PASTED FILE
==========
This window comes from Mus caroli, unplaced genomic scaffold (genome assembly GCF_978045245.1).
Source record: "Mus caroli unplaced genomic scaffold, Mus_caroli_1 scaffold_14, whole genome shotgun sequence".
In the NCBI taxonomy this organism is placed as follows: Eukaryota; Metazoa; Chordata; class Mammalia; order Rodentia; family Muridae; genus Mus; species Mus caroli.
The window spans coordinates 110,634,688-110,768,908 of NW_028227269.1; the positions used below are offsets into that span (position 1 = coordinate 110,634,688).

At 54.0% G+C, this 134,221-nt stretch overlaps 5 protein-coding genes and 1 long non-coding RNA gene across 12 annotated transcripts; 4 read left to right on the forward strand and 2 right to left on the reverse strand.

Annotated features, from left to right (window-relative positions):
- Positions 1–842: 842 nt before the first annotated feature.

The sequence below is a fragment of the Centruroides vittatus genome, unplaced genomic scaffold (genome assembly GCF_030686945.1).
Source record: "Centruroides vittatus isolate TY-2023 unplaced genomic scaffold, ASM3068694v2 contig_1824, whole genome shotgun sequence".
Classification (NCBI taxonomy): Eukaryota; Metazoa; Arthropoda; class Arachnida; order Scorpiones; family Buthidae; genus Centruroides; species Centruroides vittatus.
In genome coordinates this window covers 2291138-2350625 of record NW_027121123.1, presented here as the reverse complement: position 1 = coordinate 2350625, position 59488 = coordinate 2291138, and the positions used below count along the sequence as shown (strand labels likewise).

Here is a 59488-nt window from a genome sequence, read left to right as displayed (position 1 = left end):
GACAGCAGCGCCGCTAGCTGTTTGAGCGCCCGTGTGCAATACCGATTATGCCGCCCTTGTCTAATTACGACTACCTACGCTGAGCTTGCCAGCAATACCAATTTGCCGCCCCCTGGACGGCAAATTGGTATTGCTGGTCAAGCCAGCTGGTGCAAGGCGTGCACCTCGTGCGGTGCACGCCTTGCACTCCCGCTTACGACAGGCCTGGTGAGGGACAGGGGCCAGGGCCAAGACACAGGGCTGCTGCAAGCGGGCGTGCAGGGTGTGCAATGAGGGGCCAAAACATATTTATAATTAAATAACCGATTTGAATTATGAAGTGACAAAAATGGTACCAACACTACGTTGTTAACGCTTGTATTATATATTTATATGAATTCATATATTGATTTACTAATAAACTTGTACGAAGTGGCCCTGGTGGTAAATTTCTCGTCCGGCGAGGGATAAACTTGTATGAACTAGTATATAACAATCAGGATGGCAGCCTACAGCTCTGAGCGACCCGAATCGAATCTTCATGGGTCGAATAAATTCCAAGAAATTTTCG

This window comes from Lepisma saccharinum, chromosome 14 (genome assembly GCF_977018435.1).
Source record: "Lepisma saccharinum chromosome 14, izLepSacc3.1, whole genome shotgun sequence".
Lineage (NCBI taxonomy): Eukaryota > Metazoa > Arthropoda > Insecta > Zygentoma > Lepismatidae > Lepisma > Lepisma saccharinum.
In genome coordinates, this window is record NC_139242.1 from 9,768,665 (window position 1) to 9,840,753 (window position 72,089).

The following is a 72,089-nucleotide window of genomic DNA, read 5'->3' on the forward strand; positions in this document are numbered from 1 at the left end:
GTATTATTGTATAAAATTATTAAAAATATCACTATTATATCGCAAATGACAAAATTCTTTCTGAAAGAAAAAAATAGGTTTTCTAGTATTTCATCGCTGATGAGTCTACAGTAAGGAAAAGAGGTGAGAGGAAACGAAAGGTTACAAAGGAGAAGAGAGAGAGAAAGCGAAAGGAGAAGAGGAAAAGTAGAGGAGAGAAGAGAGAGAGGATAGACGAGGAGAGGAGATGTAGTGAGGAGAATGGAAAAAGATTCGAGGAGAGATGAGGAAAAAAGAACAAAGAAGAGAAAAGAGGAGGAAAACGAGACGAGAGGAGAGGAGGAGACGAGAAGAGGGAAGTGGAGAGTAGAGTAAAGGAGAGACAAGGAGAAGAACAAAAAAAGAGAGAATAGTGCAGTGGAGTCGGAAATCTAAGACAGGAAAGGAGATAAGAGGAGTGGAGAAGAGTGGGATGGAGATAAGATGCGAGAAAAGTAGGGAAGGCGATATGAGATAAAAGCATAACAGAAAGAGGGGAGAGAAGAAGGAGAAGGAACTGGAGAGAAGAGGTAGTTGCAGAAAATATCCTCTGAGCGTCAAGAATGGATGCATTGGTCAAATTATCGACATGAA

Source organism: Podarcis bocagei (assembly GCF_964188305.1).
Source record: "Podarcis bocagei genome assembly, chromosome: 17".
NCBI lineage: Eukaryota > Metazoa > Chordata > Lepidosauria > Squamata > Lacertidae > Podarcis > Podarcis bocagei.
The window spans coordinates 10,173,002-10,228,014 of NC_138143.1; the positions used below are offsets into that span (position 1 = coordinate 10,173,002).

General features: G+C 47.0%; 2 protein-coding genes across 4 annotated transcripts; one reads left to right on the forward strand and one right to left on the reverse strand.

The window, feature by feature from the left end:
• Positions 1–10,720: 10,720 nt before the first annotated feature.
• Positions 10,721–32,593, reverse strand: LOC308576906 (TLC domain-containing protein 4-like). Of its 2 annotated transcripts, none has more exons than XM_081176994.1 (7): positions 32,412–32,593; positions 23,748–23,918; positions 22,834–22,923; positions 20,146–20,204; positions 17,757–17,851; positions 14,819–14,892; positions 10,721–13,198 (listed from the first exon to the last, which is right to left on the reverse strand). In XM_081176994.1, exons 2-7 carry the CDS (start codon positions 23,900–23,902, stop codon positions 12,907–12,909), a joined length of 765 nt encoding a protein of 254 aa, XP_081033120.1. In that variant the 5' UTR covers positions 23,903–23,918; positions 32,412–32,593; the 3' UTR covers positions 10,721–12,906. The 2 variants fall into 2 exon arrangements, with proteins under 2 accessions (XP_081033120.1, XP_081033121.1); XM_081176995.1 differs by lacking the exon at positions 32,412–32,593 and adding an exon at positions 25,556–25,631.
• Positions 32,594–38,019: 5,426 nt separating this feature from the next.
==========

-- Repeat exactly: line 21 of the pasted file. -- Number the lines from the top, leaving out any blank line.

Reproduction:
Source record: "Podarcis bocagei genome assembly, chromosome: 17".